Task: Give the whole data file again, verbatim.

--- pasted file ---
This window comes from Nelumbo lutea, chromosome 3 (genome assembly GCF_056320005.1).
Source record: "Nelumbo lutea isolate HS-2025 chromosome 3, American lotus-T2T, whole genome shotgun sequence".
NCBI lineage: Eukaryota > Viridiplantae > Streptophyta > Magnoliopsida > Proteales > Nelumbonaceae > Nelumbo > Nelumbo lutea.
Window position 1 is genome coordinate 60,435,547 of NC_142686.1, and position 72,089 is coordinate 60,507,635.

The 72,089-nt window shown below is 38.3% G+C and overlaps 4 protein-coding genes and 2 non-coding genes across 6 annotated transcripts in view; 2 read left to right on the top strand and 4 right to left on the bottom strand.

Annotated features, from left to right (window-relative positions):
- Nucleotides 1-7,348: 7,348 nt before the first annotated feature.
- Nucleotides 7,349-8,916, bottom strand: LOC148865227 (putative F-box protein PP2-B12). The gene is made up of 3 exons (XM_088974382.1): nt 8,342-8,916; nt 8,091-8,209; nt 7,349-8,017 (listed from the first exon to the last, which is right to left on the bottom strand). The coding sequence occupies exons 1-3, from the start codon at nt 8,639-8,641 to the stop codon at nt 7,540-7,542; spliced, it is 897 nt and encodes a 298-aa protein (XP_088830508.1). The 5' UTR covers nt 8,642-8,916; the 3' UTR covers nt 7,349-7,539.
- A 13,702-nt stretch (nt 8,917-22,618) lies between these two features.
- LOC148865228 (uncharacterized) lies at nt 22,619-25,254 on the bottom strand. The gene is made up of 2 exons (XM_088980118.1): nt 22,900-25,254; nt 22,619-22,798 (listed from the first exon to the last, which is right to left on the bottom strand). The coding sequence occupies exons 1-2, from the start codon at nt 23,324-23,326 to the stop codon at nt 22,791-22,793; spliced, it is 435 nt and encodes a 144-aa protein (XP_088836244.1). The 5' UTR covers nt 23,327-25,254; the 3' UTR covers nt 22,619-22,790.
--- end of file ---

This window comes from Nelumbo lutea, chromosome 3 (genome assembly GCF_056320005.1).
Source record: "Nelumbo lutea isolate HS-2025 chromosome 3, American lotus-T2T, whole genome shotgun sequence".
NCBI lineage: Eukaryota > Viridiplantae > Streptophyta > Magnoliopsida > Proteales > Nelumbonaceae > Nelumbo > Nelumbo lutea.
Window position 1 is genome coordinate 60,435,547 of NC_142686.1, and position 72,089 is coordinate 60,507,635.

The 72,089-nt window shown below is 38.3% G+C and overlaps 4 protein-coding genes and 2 non-coding genes across 6 annotated transcripts in view; 2 read left to right on the top strand and 4 right to left on the bottom strand.

Annotated features, from left to right (window-relative positions):
- Nucleotides 1-7,348: 7,348 nt before the first annotated feature.
- Nucleotides 7,349-8,916, bottom strand: LOC148865227 (putative F-box protein PP2-B12). The gene is made up of 3 exons (XM_088974382.1): nt 8,342-8,916; nt 8,091-8,209; nt 7,349-8,017 (listed from the first exon to the last, which is right to left on the bottom strand). The coding sequence occupies exons 1-3, from the start codon at nt 8,639-8,641 to the stop codon at nt 7,540-7,542; spliced, it is 897 nt and encodes a 298-aa protein (XP_088830508.1). The 5' UTR covers nt 8,642-8,916; the 3' UTR covers nt 7,349-7,539.
- A 13,702-nt stretch (nt 8,917-22,618) lies between these two features.
- LOC148865228 (uncharacterized) lies at nt 22,619-25,254 on the bottom strand. The gene is made up of 2 exons (XM_088980118.1): nt 22,900-25,254; nt 22,619-22,798 (listed from the first exon to the last, which is right to left on the bottom strand). The coding sequence occupies exons 1-2, from the start codon at nt 23,324-23,326 to the stop codon at nt 22,791-22,793; spliced, it is 435 nt and encodes a 144-aa protein (XP_088836244.1). The 5' UTR covers nt 23,327-25,254; the 3' UTR covers nt 22,619-22,790.